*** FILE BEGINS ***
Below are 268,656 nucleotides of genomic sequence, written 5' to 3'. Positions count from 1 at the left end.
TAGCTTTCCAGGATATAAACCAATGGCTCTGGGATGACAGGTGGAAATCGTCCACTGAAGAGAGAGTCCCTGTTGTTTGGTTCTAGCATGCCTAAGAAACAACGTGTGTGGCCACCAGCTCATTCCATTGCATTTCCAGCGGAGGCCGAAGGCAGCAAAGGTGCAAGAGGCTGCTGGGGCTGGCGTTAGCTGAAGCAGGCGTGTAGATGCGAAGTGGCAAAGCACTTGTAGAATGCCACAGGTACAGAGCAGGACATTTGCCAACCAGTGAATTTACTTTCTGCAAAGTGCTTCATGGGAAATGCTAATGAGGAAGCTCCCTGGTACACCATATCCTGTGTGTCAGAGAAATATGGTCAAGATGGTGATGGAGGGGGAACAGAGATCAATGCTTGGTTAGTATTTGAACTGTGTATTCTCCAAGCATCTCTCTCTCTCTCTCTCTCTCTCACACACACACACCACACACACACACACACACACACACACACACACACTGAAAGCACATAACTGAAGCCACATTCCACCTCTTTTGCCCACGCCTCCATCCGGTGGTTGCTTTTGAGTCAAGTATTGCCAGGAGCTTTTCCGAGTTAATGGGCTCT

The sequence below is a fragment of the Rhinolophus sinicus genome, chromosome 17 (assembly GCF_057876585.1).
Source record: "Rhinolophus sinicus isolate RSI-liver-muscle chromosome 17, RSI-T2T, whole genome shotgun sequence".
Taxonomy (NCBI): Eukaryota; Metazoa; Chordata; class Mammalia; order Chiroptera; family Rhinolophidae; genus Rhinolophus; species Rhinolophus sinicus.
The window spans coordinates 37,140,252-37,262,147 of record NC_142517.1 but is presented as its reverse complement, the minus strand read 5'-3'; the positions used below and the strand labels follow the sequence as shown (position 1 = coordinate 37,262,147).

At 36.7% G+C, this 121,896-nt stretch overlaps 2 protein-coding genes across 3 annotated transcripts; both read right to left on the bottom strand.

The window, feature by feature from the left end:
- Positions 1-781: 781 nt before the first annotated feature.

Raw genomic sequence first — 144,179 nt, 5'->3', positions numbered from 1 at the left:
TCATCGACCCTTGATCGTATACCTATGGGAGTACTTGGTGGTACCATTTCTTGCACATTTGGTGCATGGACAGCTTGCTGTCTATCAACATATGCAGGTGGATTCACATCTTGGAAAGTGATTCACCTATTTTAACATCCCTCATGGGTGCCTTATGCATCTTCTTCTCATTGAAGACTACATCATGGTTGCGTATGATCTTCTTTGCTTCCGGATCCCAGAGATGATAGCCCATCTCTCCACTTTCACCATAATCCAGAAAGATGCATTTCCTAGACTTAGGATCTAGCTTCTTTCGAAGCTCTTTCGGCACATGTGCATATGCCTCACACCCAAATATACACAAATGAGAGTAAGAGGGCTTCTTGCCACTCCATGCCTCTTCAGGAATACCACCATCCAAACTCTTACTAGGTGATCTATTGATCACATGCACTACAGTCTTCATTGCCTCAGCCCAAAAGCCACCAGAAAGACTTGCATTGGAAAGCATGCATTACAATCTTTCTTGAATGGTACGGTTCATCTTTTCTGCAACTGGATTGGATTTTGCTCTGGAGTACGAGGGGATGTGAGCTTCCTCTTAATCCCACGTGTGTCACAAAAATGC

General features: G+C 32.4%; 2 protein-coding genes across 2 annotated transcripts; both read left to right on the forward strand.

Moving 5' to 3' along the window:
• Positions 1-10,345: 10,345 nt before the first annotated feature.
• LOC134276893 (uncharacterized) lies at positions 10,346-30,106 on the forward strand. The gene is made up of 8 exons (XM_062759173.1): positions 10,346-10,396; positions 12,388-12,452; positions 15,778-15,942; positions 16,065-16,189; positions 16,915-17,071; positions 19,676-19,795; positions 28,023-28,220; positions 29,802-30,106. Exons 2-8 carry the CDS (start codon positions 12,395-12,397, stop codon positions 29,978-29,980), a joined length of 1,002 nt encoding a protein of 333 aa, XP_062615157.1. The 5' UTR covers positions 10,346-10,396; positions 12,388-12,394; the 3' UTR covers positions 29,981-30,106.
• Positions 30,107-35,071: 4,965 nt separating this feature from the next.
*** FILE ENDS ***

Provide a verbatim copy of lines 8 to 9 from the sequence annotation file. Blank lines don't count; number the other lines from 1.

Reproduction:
The window, feature by feature from the left end:
- Positions 1-781: 781 nt before the first annotated feature.